Peace Talks Seek to Reduce Violence Associated with Northern Mali Conflict
New peace talks have brought together the Malian government, rebels from Mali's northern region, and international mediators in an attempt to quell the violence that has spread across the African nation.
For expatriates living and working abroad, political violence can become a serious concern. In some countries outbreaks are more common. In northern Mali, conflict has arisen as separatists have been relatively active since the nation gained independence from France in 1960. These incidents can place all residents at risk, but upcoming peace talks in nearby Algeria could help reduce the danger in the country.
According to The Associated Press, violence has reappeared over the past several months, with rebels targeting the Malian government. Talks will commence in the middle of July to cease the attacks, with attendees including government officials, Mali's northern Taureg tribes and officials from major international organizations such as the United Nations, African Union and the European Union, among others. Some of the current problems are related to France’s previous attempts to establish a government in Mali, with some rebel groups opposed to the African nation's current leaders.
Talks are only the first step
While the peace talks are an encouraging sign, they are only the first step in what could be a long process to quell the northern Mali conflict. According to Reuters, a preliminary prisoner swap was conducted as a compromise between the two sides. More than 40 civilians and government troops were exchanged for a similar number of rebel members in the days prior to the peace talks.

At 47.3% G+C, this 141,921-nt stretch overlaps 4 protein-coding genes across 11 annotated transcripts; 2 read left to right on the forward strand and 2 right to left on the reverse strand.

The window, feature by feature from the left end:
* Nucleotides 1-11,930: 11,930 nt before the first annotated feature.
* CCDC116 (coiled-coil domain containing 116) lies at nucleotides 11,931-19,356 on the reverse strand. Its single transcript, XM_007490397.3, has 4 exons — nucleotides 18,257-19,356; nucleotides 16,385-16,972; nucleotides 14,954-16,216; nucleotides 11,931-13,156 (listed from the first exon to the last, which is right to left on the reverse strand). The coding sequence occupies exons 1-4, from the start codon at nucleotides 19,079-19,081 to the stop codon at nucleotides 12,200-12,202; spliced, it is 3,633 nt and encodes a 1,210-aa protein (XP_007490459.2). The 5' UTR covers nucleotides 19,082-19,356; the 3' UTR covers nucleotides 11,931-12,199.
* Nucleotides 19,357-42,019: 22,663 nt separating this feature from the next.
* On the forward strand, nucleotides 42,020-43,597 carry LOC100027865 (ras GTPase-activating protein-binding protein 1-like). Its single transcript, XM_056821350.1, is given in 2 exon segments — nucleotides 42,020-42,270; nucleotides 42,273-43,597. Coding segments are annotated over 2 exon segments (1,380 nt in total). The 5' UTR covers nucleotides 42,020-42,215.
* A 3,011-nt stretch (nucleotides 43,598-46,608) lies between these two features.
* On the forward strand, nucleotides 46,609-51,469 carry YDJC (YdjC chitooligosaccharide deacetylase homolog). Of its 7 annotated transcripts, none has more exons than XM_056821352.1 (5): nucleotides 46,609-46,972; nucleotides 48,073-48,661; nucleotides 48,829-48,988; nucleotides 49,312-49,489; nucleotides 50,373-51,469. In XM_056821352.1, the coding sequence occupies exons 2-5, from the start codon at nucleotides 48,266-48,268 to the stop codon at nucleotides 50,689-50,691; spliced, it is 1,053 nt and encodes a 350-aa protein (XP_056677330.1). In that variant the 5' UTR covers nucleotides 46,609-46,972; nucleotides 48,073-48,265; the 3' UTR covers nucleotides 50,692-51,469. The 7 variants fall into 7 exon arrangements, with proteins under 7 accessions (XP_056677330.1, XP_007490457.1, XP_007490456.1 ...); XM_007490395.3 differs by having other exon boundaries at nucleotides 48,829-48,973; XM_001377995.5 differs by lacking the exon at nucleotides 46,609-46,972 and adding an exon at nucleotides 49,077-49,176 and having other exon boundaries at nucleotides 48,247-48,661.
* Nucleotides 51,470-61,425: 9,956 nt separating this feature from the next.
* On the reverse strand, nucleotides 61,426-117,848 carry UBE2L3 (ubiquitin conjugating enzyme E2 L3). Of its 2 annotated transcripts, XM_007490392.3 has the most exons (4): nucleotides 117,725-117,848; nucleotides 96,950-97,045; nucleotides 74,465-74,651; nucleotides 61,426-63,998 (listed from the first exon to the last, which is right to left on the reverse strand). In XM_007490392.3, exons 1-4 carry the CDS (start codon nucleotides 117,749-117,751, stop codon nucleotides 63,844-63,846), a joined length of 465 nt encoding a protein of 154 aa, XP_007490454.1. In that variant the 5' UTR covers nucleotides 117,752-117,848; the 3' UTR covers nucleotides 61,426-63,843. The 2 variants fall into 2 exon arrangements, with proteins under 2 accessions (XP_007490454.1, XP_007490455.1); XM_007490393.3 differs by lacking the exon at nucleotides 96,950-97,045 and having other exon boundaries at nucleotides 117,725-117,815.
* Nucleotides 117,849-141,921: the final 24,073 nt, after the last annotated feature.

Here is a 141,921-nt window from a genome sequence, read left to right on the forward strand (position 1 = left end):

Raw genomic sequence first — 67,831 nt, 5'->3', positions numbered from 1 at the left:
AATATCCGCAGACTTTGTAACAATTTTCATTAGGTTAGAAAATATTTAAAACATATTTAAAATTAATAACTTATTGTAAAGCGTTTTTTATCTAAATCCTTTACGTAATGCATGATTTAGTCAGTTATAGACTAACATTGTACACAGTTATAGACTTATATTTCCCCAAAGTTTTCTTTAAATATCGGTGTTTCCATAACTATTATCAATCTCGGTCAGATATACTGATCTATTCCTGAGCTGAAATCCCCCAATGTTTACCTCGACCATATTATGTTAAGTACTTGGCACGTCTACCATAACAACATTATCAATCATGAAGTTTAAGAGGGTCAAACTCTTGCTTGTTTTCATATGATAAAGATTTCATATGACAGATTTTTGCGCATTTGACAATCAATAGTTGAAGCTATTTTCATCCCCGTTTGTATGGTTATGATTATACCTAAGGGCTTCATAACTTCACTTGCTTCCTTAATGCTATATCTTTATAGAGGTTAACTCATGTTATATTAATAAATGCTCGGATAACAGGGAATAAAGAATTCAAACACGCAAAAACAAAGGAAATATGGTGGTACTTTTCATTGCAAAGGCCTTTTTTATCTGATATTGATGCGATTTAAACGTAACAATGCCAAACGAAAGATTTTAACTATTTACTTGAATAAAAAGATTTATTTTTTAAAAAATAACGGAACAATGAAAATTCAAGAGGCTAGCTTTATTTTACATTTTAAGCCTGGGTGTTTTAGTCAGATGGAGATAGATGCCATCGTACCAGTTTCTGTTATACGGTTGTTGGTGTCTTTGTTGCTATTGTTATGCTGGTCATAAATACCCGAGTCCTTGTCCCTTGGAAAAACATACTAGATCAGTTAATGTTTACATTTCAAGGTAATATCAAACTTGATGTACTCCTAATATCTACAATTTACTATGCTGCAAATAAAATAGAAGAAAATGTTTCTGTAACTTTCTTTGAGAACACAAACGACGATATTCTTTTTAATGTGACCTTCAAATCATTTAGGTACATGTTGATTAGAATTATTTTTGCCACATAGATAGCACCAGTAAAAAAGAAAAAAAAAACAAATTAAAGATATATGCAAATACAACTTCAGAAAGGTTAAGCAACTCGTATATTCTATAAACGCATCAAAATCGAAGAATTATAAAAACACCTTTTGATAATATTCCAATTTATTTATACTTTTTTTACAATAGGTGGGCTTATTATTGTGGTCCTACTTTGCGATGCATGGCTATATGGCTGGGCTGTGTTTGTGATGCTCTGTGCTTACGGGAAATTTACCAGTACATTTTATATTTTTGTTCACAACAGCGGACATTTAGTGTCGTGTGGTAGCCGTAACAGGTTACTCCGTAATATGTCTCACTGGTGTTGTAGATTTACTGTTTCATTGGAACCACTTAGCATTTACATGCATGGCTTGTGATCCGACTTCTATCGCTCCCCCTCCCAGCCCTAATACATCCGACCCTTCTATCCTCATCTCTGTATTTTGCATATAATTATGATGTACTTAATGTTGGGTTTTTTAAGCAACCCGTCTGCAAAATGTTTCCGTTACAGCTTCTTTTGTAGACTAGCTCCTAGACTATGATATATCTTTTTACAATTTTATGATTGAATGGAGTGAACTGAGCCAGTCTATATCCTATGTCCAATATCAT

"The government is committed to talks in good faith, in a spirit of openness and confidence, to reach a definitive agreement with our brothers in the north," said Mali's Foreign Minister, Abdoulaye Diop according to the Algerian state news agency APS.
Even so, more work is required to bring stability back to the region. Andrew Lebovich, a New York-based researcher and analyst, told Reuters that while a deal would be a good first step, it may not be enough to sway the fighters on the ground in Mali.
For expats working in high-risk areas such as Mali, it would be wise to acquire proper international insurance. Coverage can be affordable and flexible to cope with the many risks faced abroad, including political violence. Without a policy, you may have to handle certain expenses on your own, without crucial assistance. To learn more about high risk international insurance visit our page on specialty international commercial insurance.
Another country where political violence is on the rise is Burundi, a small, landlocked nation in Africa. Many expats here may want to keep a close eye on recent news emerging from the country in order to make educated decisions and stay safe while overseas. Find out more about the political turmoil, dangerous climate present in Burundi.
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